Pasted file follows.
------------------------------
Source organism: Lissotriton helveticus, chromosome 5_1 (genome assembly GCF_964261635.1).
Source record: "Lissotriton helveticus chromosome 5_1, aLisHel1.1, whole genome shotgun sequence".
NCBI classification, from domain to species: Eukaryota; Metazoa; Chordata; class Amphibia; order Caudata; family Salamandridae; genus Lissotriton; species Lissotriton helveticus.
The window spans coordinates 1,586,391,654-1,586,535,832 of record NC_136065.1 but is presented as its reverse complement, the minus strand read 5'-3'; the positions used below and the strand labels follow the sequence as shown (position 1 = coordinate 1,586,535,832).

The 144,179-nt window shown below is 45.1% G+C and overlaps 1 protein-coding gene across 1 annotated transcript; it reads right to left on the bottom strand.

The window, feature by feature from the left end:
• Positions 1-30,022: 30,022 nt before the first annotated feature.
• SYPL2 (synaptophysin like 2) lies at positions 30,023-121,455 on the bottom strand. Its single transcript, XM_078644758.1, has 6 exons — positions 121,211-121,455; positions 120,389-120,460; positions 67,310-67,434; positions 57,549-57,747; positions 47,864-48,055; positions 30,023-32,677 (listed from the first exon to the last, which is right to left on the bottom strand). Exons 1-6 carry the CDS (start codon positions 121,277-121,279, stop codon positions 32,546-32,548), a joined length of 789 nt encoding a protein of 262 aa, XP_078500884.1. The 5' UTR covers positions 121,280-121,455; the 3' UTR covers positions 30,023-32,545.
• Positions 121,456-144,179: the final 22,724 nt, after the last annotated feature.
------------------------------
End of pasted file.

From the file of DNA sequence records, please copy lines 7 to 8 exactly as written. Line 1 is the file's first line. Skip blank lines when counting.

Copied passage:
• Positions 1-30,022: 30,022 nt before the first annotated feature.
• SYPL2 (synaptophysin like 2) lies at positions 30,023-121,455 on the bottom strand. Its single transcript, XM_078644758.1, has 6 exons — positions 121,211-121,455; positions 120,389-120,460; positions 67,310-67,434; positions 57,549-57,747; positions 47,864-48,055; positions 30,023-32,677 (listed from the first exon to the last, which is right to left on the bottom strand). Exons 1-6 carry the CDS (start codon positions 121,277-121,279, stop codon positions 32,546-32,548), a joined length of 789 nt encoding a protein of 262 aa, XP_078500884.1. The 5' UTR covers positions 121,280-121,455; the 3' UTR covers positions 30,023-32,545.